Disney’s smart to acquire Togetherville, which I called social-networking training wheels for families last spring, when the kids’ social site launched. Why families and not just kids? Because kids under 13 hardly need training in online socializing – most start that at young ages, in online games and virtual worlds (like Disney’s Club Penguin, which it acquired from a smart Canadian startup in 2007). But Togetherville also isn’t just training wheels for parents; a lot of parents are now friends with their children in Facebook (see this). The magic, here, is the opportunity for young kids and parents to be hanging out together online as well as offline – to figure out online social networking as a family – before middle school and kids’ big developmental dive into (what seems to many parents to be full-time) online and offline socializing. This is as much social networking in the family context as the other way around, showing parents in real time, learning as they go, what the research shows, how embedded online socializing is in “real life.”
So that’s one reason why Disney was smart to buy Togetherville. PaidContent.com, a news site about the digital content business, put the acquisition in the context of Disney’s plans to “dominate the market for websites targeting mothers and their children” and “make changes at what’s been called the Disney Mom and Family portfolio of sites, which include FamilyFun.com, Kaboose.com and BabyZone.com.” Togetherville certainly fits well into those plans, but another key reason is Togetherville founder Mandeep Dhillon, now a vice president at Disney. Why? Because Disney, which totally gets cross-media content, has some things to learn about helping kids and parents navigate and prepare for the positives and negatives of “pure” social networking (socializing embedded in everyday life, without the avatars, mini-games, and virtual objects), and Dhillon’s a visionary in that space. Whether or not the site he founded remains a brand at Disney, Togetherville’s much more about community (family and school) than content, and this is where Disney – even with all the brands in the Disney Interactive Media Group – has been behind the curve. It’s brilliant at creating imaginative worlds for kids, not at building on their real-world communities, expressed and shared online. I love Cars and Club Penguin, but I’ve been waiting to see kids’ real-world community truly embraced in Disney media. Maybe that will happen, now, with Togetherville people at Disney. [See also my ConnectSafely co-director Larry Magid’s coverage at CNET.]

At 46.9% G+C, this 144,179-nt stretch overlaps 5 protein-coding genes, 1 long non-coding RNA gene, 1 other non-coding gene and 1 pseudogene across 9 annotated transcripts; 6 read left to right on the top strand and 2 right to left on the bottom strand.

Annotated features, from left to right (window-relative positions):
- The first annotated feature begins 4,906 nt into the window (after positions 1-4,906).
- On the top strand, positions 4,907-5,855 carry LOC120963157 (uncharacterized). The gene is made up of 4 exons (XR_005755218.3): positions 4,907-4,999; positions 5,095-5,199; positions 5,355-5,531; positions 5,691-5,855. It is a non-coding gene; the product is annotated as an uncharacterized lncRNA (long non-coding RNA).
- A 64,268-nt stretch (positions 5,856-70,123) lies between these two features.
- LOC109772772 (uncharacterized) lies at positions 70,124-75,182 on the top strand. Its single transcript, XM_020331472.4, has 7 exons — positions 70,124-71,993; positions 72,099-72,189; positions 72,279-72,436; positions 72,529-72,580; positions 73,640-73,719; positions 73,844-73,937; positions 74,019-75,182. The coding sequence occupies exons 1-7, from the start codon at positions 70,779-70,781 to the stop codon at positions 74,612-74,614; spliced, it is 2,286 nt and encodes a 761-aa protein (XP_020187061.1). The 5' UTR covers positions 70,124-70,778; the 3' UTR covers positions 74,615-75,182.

Togetherville acquisition is a good idea? Social networking for kids under 10? Think again. The success behind Facebook (and social networking) is that it allows networking spanning geographies. A 10-year old has hardly encountered enough “friends” to validate social networking at this age range. Plus, shouldn’t these kids be socializing in person and focussing on school/sports rather than waste hours “voyeuring” others or soliciting attention through how many “likes” from others?
If you have tried Togetherville, the notion of having parents use Facebook for their kids to access Togetherville is almost laughable. This acquisition is likely more about putting a checklist (for headline bites) or getting a respectable headline exit for Togetherville’s investors and its founder.
Thanks for your comment. Yes, because social networking is here to stay and very attractive to kids as they near middle-school age, a very social phase of child development, it’s good for them to learn how to engage in it constructively with their parents engaged too before they dive into Facebook. I think it’s a good idea for Disney, which works hard to protect its brands and thus for kids, to offer social networking training wheels for families. Best,